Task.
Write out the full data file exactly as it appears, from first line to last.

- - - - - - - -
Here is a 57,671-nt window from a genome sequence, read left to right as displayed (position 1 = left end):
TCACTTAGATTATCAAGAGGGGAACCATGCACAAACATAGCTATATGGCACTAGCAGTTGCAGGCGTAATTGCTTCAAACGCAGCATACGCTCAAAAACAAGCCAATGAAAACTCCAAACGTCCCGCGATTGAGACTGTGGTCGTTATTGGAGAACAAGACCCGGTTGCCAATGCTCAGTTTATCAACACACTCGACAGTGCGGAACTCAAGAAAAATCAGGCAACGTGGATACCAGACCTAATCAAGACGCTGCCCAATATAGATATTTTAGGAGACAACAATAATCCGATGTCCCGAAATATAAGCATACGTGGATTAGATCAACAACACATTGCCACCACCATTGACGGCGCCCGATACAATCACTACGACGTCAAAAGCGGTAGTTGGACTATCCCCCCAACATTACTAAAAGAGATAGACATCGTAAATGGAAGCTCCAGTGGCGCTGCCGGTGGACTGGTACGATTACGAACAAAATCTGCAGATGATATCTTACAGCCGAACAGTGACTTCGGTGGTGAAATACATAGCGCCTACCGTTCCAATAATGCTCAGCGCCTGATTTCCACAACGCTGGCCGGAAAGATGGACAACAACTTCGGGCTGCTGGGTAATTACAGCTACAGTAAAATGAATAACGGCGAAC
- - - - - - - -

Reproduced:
Here is a 57,671-nt window from a genome sequence, read left to right as displayed (position 1 = left end):
TCACTTAGATTATCAAGAGGGGAACCATGCACAAACATAGCTATATGGCACTAGCAGTTGCAGGCGTAATTGCTTCAAACGCAGCATACGCTCAAAAACAAGCCAATGAAAACTCCAAACGTCCCGCGATTGAGACTGTGGTCGTTATTGGAGAACAAGACCCGGTTGCCAATGCTCAGTTTATCAACACACTCGACAGTGCGGAACTCAAGAAAAATCAGGCAACGTGGATACCAGACCTAATCAAGACGCTGCCCAATATAGATATTTTAGGAGACAACAATAATCCGATGTCCCGAAATATAAGCATACGTGGATTAGATCAACAACACATTGCCACCACCATTGACGGCGCCCGATACAATCACTACGACGTCAAAAGCGGTAGTTGGACTATCCCCCCAACATTACTAAAAGAGATAGACATCGTAAATGGAAGCTCCAGTGGCGCTGCCGGTGGACTGGTACGATTACGAACAAAATCTGCAGATGATATCTTACAGCCGAACAGTGACTTCGGTGGTGAAATACATAGCGCCTACCGTTCCAATAATGCTCAGCGCCTGATTTCCACAACGCTGGCCGGAAAGATGGACAACAACTTCGGGCTGCTGGGTAATTACAGCTACAGTAAAATGAATAACGGCGAAC